What do you mean you’ve never heard of Unalaska? I’d like to sound all superior about it, but the truth of the matter is, I’d never heard of it until last summer either. I met this random couple last summer who happened to mention they had just come back from a series of bird lectures in a place called Dutch Harbor, Unalaska in the Aleutian Islands. “Where’s that I asked” “It’s a group of islands flanked by the Bering Sea to the North and the Pacific Ocean to the South. Dutch Harbor/Unalaska is the most well known of them. Hhhmmm that sounded vaguely familiar but not wanting to sound geographically ignorant I just nodded my head and pretended I knew exactly where they were. As soon as they were out of sight, I consulted my Alaska Lonely Planet and sure enough there they were plain as day, down and to the left.
According to Google maps, Dutch Harbor, Unalaska is a little over 1,000 miles from Anchorage. Ah ha now you’re thinking to yourself ” Why does Dutch Harbor” sound familiar. This is where the reality show “The Deadliest Catch” is filmed. However, its a little bit like everyone associating Alaska in general with “She who shall not be named” Associating Dutch Harbor with only this show, would be selling one of the coolest places I’ve ever visited very, very short.
This is not exactly a regular stop on the Alaska tourist circuit, so of course that fact immediately propelled it to the top of my wish list. Fast forward a year to July 2012 when I know for sure I’m coming back to Alaska. I knew I was going to drive up the Alaska Highway again and visit some of the same places I’d been to last year, but I also wanted to go to some new and exotic destinations.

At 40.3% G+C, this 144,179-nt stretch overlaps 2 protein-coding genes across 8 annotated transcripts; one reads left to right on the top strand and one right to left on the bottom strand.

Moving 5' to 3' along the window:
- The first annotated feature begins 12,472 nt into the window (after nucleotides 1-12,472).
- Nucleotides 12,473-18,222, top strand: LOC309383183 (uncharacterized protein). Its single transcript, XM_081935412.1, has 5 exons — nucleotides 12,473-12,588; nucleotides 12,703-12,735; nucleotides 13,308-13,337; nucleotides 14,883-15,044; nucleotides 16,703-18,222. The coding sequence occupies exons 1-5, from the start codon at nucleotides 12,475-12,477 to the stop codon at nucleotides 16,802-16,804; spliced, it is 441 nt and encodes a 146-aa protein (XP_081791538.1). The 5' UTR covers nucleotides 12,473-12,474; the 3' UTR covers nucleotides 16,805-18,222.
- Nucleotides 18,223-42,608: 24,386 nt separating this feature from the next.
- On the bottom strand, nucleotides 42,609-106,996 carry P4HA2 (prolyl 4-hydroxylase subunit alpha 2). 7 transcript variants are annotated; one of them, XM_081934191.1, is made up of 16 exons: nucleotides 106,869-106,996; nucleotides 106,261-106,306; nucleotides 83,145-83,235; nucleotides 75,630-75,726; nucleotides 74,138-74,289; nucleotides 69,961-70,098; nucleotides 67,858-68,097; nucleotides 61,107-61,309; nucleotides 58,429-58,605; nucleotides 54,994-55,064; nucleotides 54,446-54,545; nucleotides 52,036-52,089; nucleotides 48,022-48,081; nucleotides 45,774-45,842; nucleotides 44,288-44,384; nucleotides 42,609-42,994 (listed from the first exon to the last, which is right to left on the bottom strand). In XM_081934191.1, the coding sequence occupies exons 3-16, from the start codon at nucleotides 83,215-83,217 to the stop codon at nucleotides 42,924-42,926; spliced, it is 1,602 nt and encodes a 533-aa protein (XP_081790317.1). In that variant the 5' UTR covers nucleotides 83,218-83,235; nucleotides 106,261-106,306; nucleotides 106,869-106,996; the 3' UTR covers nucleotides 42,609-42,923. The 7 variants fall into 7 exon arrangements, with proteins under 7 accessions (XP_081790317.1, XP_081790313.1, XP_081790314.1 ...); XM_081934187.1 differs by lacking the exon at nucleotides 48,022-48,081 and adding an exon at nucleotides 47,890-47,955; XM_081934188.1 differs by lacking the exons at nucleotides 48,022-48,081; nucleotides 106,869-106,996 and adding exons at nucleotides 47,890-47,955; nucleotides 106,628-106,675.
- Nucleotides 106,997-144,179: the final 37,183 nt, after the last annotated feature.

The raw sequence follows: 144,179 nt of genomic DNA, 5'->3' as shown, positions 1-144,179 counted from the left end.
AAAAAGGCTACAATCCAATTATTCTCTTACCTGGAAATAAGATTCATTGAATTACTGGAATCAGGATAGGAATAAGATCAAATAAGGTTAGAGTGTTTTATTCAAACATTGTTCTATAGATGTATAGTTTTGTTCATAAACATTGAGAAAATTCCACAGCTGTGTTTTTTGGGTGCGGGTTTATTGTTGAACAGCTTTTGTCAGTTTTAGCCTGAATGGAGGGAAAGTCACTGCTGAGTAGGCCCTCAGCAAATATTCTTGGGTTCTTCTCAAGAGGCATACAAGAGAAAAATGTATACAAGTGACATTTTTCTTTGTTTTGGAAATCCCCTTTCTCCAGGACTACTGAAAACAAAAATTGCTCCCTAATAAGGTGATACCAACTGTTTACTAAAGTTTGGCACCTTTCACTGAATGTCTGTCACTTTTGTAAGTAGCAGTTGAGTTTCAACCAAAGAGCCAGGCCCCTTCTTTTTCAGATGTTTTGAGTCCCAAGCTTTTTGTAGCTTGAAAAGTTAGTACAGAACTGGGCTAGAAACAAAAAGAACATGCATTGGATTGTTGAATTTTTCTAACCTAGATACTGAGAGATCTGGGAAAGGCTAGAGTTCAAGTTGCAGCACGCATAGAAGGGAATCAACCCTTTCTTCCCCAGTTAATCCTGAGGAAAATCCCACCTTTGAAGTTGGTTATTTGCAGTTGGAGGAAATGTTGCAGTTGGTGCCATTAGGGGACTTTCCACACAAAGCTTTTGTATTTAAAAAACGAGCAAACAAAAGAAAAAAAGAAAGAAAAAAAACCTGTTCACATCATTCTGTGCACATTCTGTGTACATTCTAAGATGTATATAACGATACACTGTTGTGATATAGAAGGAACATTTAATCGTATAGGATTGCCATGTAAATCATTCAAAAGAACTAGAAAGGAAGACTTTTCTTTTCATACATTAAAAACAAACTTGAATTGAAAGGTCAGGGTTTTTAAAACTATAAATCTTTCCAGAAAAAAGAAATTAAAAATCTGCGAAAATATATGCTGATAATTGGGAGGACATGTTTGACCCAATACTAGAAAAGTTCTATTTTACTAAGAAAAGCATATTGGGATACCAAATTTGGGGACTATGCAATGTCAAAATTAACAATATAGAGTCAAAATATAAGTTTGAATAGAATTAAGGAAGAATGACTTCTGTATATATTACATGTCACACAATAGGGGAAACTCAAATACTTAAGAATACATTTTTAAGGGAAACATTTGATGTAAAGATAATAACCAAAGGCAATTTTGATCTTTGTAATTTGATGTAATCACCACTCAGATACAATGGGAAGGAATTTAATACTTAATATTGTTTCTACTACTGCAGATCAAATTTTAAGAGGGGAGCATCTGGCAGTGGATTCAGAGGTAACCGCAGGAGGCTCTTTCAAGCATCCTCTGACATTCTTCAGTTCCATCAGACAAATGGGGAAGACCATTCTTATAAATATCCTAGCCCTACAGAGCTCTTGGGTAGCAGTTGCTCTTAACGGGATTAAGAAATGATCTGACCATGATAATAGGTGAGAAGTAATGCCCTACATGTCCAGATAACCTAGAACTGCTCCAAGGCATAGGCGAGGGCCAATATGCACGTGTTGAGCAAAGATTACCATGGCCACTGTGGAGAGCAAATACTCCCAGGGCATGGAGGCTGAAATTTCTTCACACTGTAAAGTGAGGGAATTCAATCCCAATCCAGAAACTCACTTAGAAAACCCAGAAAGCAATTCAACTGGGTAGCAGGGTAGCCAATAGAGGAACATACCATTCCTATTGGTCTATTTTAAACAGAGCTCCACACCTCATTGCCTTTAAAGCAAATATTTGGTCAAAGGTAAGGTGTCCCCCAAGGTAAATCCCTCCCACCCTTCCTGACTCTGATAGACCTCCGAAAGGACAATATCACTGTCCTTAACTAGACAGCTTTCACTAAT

I wanted to see Barrow, the Northernmost community in the U.S. as well as Dutch Harbor. Unfortunately, Barrow was not meant to be this summer. I was going to be too late in the season for any of the tourist trips up there and the only other way to do it was to take a 3 1/2 hour flight, stay two hours and then take the same flight back that day! Pass thanks. Please note, Barrow is on next summers Alaska wish list!
Now you may have figured out by now that Dutch Harbor is not an easy destination to get to, especially in September when I went, transportation options become less and less frequent. I called the only decent hotel on the Island, The Grand Aleutian to check availability. They had a lot of sold out dates. Then I checked the ferry, “limited availability” (which was just silly that they said that since the first night aboard the Tustemena it was like a ghost ship). Lastly the flight down to Dutch Harbor–$500 one way, on a small propeller plane–yikes to price and to small propeller plane.
I’ve had a little practice in figuring this stuff out so sure enough before I knew it, hotel-booked, ferry booked, expensive flight-booked (thank you American Express points).
I had left Denver on August 6th, knowing everything on the way up was negotiable in terms of timing but I had to be in Anchorage no later than Sept 4th to leave the next morning on the flight to DH. Fast forward almost a month, I made it to Anchorage slightly ahead of schedule on September 2nd and decided to relax a little at the VERY over-priced Marriott courtesy of my Marriott Rewards points.